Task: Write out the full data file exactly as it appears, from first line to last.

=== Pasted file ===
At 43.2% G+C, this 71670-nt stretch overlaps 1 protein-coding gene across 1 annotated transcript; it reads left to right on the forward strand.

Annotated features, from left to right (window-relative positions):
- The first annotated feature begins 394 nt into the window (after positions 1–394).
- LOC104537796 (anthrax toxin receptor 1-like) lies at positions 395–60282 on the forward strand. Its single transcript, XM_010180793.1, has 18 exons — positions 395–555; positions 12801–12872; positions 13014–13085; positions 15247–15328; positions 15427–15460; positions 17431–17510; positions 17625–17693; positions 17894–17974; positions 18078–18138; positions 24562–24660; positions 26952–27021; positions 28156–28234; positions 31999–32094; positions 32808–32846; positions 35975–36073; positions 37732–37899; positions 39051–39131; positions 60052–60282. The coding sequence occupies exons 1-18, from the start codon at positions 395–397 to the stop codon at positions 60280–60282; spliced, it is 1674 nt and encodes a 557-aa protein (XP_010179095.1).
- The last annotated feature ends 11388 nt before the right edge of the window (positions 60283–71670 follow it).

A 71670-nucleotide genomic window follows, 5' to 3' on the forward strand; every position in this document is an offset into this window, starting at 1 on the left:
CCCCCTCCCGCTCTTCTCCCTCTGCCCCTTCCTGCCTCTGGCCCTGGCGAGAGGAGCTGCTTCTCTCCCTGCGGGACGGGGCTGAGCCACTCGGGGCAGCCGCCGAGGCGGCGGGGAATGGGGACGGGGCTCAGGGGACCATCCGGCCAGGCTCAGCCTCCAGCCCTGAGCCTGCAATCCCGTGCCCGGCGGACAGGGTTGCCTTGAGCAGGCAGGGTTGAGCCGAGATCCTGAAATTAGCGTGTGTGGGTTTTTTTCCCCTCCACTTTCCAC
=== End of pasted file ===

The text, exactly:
At 43.2% G+C, this 71670-nt stretch overlaps 1 protein-coding gene across 1 annotated transcript; it reads left to right on the forward strand.

Annotated features, from left to right (window-relative positions):
- The first annotated feature begins 394 nt into the window (after positions 1–394).
- LOC104537796 (anthrax toxin receptor 1-like) lies at positions 395–60282 on the forward strand. Its single transcript, XM_010180793.1, has 18 exons — positions 395–555; positions 12801–12872; positions 13014–13085; positions 15247–15328; positions 15427–15460; positions 17431–17510; positions 17625–17693; positions 17894–17974; positions 18078–18138; positions 24562–24660; positions 26952–27021; positions 28156–28234; positions 31999–32094; positions 32808–32846; positions 35975–36073; positions 37732–37899; positions 39051–39131; positions 60052–60282. The coding sequence occupies exons 1-18, from the start codon at positions 395–397 to the stop codon at positions 60280–60282; spliced, it is 1674 nt and encodes a 557-aa protein (XP_010179095.1).
- The last annotated feature ends 11388 nt before the right edge of the window (positions 60283–71670 follow it).

A 71670-nucleotide genomic window follows, 5' to 3' on the forward strand; every position in this document is an offset into this window, starting at 1 on the left:
CCCCCTCCCGCTCTTCTCCCTCTGCCCCTTCCTGCCTCTGGCCCTGGCGAGAGGAGCTGCTTCTCTCCCTGCGGGACGGGGCTGAGCCACTCGGGGCAGCCGCCGAGGCGGCGGGGAATGGGGACGGGGCTCAGGGGACCATCCGGCCAGGCTCAGCCTCCAGCCCTGAGCCTGCAATCCCGTGCCCGGCGGACAGGGTTGCCTTGAGCAGGCAGGGTTGAGCCGAGATCCTGAAATTAGCGTGTGTGGGTTTTTTTCCCCTCCACTTTCCAC